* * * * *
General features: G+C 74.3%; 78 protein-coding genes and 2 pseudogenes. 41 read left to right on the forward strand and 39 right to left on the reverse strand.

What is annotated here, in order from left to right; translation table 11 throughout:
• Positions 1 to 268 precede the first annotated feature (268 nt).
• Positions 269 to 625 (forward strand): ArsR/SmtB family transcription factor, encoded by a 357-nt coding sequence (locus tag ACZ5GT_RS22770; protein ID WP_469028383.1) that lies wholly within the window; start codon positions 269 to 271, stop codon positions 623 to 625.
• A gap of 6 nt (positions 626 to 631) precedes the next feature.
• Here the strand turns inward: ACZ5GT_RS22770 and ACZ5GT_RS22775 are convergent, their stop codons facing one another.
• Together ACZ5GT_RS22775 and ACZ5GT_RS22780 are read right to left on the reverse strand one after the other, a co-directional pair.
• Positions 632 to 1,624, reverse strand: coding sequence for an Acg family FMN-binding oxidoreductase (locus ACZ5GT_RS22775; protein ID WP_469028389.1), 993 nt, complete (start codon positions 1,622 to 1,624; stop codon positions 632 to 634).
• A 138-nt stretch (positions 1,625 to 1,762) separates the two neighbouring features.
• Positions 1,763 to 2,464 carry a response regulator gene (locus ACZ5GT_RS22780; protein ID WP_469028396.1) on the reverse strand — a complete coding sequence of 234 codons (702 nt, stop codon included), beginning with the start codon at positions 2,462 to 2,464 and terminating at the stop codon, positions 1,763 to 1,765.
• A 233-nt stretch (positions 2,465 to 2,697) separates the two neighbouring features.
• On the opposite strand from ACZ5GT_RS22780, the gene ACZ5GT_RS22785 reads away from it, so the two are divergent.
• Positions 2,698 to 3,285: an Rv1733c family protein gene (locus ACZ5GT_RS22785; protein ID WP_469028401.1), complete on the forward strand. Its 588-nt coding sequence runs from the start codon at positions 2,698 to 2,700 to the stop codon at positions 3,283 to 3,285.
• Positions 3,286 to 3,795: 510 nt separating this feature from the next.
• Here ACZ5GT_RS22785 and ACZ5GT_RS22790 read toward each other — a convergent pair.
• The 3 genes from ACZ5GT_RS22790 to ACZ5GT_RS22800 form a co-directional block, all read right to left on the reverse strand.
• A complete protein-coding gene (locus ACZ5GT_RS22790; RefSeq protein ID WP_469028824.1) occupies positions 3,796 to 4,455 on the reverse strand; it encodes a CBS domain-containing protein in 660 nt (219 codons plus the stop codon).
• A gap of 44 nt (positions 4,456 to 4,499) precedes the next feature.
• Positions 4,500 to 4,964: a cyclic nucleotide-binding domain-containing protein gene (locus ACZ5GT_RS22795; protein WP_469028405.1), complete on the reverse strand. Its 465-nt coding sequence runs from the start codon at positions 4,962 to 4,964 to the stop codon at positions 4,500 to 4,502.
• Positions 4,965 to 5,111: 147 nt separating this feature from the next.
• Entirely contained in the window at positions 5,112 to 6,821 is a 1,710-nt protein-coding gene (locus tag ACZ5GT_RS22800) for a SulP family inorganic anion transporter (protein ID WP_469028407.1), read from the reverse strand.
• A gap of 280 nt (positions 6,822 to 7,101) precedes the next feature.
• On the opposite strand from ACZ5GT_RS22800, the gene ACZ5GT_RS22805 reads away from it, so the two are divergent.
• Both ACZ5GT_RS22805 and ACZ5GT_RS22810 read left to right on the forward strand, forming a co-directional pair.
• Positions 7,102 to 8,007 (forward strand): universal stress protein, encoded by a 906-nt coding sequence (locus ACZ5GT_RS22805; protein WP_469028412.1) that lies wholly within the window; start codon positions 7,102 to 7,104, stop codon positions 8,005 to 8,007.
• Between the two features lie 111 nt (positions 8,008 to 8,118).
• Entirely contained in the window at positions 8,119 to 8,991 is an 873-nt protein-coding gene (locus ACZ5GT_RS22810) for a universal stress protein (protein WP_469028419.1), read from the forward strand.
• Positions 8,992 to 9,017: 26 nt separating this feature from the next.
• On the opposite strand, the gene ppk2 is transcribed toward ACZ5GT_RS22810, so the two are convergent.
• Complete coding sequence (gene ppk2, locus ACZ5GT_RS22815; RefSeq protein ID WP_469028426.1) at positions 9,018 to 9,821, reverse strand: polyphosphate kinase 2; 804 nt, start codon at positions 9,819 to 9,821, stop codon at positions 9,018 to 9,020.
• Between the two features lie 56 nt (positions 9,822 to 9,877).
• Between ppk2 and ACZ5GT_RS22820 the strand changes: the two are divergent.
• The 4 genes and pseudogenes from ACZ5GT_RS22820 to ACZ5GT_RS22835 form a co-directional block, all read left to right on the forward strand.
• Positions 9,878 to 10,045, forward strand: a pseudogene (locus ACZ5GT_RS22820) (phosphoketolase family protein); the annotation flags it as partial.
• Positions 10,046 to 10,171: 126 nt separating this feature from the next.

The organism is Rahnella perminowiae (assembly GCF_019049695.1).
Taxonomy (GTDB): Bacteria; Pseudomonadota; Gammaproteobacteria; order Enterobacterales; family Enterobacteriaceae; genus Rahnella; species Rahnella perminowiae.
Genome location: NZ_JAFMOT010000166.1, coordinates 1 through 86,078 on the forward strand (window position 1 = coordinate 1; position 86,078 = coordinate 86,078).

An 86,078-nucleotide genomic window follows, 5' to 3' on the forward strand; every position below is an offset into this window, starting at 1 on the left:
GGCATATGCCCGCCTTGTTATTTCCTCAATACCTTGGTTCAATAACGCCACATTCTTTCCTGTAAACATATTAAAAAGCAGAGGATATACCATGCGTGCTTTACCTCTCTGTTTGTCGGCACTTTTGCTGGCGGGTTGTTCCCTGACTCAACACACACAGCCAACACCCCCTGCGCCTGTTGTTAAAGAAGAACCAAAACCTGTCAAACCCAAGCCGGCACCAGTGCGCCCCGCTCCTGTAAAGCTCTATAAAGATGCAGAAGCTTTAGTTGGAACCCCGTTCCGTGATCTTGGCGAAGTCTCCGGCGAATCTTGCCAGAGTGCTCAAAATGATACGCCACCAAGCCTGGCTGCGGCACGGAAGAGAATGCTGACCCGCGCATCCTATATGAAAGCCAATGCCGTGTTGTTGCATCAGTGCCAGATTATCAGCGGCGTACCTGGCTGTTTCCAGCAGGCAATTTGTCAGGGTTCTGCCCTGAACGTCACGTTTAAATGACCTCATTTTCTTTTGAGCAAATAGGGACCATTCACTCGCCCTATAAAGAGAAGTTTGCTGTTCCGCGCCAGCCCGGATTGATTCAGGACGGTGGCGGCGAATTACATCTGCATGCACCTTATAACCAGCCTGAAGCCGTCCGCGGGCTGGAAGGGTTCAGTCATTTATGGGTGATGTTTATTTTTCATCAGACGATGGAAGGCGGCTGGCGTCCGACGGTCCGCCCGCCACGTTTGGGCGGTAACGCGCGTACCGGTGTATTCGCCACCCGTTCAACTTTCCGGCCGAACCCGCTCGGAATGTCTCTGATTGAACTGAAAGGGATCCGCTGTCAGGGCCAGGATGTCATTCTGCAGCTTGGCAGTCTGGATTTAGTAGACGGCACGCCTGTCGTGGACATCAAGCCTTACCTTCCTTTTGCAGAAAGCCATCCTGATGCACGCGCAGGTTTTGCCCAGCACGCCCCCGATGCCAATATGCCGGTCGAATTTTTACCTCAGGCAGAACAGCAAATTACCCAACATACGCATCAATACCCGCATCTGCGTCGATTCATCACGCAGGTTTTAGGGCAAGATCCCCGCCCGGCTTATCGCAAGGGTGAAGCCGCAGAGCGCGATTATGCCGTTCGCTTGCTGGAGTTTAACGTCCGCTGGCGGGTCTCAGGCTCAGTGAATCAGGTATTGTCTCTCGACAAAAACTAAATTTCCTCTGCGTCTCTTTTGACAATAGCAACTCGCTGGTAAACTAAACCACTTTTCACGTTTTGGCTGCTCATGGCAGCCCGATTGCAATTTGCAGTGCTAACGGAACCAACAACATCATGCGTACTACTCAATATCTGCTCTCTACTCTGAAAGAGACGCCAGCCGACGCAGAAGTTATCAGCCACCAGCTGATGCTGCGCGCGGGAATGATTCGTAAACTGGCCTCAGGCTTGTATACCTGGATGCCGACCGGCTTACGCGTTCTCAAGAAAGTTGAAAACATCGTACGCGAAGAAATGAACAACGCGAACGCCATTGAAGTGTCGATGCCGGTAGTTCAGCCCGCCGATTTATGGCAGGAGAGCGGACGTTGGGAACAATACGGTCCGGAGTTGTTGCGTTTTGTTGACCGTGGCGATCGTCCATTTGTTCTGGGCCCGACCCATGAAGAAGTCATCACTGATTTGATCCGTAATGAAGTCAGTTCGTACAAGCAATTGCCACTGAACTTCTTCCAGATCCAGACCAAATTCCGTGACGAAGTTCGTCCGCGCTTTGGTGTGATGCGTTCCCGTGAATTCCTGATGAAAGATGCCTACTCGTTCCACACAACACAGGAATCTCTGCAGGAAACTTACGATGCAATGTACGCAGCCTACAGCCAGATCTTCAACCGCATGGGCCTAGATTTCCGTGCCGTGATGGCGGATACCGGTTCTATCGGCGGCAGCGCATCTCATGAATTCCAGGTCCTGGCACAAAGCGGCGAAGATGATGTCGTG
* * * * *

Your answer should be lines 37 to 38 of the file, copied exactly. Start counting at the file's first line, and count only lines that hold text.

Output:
Taxonomy (GTDB): Bacteria; Pseudomonadota; Gammaproteobacteria; order Enterobacterales; family Enterobacteriaceae; genus Rahnella; species Rahnella perminowiae.
Genome location: NZ_JAFMOT010000166.1, coordinates 1 through 86,078 on the forward strand (window position 1 = coordinate 1; position 86,078 = coordinate 86,078).